Put Me Back Together When I Die
after Charlotte Salomon
The painter has three selves
plucked like daisies
queerly mouthing lullabies -
she loves me, loves me not.
In the corner, a child with a ball
the color of a Nazi uniform.
Her mother’s death was suicide:
no one tells the girl.
Above her head, a wagon
rolling over pitchers made of glass.
Exile, and her father sutures lies
with sickness still inside.
Below her chin, a rigid chair
where Opa made her sit, blue
to match the dress as pieces of her left,
drowning like blind kittens in their sack.
What is a self-portrait
when your only life won’t hold?
Shattered tulips wilting,
a heap of pears gone brown.
She bows before the sunflower
who hides his face like God.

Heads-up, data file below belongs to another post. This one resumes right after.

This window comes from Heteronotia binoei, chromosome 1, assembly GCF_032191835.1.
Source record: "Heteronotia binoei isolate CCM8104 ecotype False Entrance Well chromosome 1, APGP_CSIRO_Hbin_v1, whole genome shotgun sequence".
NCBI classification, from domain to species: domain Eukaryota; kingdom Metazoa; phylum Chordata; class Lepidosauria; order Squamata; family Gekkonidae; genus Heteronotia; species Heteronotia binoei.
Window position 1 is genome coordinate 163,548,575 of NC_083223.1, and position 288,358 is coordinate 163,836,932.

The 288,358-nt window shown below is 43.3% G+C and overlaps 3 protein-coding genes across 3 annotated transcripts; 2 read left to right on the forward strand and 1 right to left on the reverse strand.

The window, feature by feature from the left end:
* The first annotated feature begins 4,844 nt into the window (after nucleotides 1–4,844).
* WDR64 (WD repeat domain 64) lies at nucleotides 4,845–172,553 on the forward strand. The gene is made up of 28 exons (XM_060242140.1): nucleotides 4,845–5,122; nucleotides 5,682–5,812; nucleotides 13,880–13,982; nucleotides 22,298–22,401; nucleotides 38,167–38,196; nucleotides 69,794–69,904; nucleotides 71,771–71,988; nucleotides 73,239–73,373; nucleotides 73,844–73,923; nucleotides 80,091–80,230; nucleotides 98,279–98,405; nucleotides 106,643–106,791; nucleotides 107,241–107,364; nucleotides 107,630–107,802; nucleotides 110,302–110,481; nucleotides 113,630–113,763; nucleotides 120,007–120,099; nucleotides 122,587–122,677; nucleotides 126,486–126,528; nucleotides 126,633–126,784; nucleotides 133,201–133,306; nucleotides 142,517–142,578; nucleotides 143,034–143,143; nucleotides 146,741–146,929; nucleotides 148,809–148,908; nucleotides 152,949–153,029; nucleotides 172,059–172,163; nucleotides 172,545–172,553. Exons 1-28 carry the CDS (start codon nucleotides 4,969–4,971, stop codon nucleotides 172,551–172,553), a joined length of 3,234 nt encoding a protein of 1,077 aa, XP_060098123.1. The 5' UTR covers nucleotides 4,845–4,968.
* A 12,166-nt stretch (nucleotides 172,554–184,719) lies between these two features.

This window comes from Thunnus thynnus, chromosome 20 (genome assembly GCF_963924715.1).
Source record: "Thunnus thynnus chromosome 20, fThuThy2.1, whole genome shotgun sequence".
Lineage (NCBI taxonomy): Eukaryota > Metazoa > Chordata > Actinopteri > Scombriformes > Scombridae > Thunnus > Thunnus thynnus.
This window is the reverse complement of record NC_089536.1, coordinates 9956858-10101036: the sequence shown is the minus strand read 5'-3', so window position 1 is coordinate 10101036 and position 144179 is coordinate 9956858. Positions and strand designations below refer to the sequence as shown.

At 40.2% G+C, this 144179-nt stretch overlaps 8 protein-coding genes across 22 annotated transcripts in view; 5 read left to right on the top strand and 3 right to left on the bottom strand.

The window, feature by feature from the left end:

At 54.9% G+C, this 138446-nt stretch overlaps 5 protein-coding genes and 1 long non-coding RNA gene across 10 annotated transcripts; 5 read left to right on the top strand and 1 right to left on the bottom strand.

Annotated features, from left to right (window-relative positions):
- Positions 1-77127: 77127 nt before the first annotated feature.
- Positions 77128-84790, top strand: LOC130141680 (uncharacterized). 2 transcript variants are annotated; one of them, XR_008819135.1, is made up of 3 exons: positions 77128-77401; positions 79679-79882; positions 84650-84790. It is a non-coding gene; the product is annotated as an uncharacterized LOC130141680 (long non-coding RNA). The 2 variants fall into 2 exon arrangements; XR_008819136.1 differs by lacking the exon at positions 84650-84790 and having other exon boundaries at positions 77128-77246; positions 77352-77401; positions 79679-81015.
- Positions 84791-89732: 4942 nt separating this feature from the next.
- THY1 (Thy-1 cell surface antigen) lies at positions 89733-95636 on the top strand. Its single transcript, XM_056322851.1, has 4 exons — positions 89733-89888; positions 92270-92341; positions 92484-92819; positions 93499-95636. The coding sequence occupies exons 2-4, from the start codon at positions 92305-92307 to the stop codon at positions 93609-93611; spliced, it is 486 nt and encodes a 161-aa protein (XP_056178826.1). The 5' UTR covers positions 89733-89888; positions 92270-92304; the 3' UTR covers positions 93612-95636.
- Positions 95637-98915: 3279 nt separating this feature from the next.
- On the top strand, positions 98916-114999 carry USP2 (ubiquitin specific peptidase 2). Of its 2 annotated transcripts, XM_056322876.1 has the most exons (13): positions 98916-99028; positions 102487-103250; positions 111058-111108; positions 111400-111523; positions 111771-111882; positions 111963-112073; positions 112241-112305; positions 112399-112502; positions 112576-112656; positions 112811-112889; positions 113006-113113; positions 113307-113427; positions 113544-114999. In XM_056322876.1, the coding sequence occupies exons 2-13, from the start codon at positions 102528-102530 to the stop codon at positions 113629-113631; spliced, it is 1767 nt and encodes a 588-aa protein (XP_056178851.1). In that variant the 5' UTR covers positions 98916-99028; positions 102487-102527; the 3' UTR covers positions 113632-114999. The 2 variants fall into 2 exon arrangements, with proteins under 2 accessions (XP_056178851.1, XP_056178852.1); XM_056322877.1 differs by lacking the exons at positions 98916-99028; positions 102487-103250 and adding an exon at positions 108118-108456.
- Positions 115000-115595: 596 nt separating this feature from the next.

Turned away, her disassembled face refracts
in fourteen hundred frames.
Each gouache cries, in empty boots,
in scattered drawings of a grave,
still, still, still, in hands that break,
pleading for a life.
Carrie Heimer writes and teaches in Fairbanks, Alaska. Her work has appeared in The Comstock Review, Relief, Rock & Sling, The Windhover, and Atlanta Review. Please read more of her work at her website: www.poetryissalt.com.
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